Teacherscribe’s Teaching Tip #40
Reading. Ugh. Right?
Last summer I read Subjects Matter: Exceeding Standards Through Powerful Content-Area Reading.
I read it because I suck at teaching reading. I needed to get better at this since I usually teach a remedial reading class.
The old mantra with teaching reading goes like this, especially from us English teachers – BUT I was never taught how to teach reading.
And that’s true – for most of us anyway.
But that doesn’t change the fact that we have to teach students how to read. So if you – like me – weren’t taught how to teach students how to read, here are some thoughts and strategies to help out.
First, an exercise. When I first read this, it blew me away even though I had seen versions of it previously. I just never had it put in this exact context before.
Teachers have print-heavy jobs, and we do know a lot about reading, understanding, and remembering a wide variety of written material, whether we’re highly conscious of it or not.
So, please read the following text –
The Batsmen were merciless against the Bowlers. The Bowlers placed their men in slips and covers. But to no avail. The Batsmen hit one floor after another along with an occasional six. Not once did their balls hit their stumps or get caught.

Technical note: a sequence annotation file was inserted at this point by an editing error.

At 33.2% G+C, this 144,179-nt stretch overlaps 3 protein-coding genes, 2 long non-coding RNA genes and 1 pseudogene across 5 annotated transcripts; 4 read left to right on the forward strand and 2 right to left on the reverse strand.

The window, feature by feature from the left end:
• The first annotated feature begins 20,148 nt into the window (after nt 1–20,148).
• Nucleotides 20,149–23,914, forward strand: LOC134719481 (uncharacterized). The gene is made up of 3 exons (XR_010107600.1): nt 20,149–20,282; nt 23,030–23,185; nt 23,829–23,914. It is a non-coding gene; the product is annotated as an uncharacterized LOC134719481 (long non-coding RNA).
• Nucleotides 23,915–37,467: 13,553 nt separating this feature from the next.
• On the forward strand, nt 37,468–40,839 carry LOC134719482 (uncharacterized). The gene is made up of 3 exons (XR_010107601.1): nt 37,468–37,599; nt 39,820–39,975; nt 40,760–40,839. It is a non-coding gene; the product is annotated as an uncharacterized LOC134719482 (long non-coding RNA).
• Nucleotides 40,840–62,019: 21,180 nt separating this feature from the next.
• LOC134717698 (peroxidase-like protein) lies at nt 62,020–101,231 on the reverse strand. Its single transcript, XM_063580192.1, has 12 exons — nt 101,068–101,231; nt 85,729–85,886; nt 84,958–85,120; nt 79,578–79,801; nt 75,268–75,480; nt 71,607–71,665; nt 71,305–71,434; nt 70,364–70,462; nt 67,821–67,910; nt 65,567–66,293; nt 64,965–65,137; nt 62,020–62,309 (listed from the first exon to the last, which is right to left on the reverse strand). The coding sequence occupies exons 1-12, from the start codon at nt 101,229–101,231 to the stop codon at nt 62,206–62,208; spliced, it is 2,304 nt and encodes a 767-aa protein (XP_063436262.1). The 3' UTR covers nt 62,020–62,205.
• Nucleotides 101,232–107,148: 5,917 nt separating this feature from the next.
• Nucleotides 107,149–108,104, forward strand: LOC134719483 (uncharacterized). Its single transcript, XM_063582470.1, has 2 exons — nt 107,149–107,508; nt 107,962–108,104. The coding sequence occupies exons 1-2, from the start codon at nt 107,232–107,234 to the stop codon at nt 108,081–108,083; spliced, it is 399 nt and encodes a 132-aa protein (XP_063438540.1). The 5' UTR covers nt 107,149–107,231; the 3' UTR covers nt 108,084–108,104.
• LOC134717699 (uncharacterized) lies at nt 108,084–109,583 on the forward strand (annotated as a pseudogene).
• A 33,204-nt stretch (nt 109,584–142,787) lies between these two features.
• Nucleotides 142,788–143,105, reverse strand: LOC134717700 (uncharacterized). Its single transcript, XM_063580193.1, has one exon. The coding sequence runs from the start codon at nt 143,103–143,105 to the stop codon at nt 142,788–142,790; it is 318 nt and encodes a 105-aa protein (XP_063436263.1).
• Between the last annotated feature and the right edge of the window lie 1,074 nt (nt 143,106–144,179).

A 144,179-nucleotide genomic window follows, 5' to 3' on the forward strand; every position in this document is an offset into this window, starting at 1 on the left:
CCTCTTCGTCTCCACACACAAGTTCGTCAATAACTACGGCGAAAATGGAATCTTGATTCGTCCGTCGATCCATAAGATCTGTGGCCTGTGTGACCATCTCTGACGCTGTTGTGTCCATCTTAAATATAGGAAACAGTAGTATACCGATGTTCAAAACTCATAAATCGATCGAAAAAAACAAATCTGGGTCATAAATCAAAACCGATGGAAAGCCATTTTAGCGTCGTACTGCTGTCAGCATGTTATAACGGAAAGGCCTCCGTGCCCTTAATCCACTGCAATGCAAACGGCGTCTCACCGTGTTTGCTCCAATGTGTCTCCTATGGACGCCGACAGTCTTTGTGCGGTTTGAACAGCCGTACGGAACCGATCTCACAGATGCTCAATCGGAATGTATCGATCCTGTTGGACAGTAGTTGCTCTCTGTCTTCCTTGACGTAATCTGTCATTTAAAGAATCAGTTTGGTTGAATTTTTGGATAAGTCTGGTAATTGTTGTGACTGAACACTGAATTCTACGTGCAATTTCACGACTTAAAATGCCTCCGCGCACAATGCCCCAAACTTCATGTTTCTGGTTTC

What? You clearly read it and knew all of the words.
But what about comprehension? You probably understood it all. But did it make sense? What is lacking here is context. Once I give you the context, it will make more sense to you.
This is exactly how many of our students feel when they try and read the textbook in your class. They can read the word. They can ‘comprehend’ what it says. But does it make sense? They – like you – are most likely lacking context.
Do we slow down and give them it, though. Or do we just trudge ahead with a quiz that checks for understanding. (guilty as charged by the way here).
So let’s take a quiz on what we read without much in the way of context, shall we?
1. Who were merciless against the Bowlers?
2. Where did the Bowlers place their men?
3. Was this strategy successful?
4. Who hit an occasional six?
5. How many times did the Batsmen’s balls hit a stump?
That wasn’t so hard was it? You probably earned an A. After all, you comprehended what you read right? Even if it didn’t make a whole lot of sense. You could even answer questions about it without knowing much of what it was really about.
Have you ever had a student do well on a quiz yet have no deep idea or rick understanding of what they just read?
What can we do about this?
Now, let me give you a huge context clue to help fill in some context: the passage above is about cricket.
I bet if you were to go back and read it, it would make a little more sense than your initial time through. Now go take the quiz again, and I bet the questions maybe make a little more sense.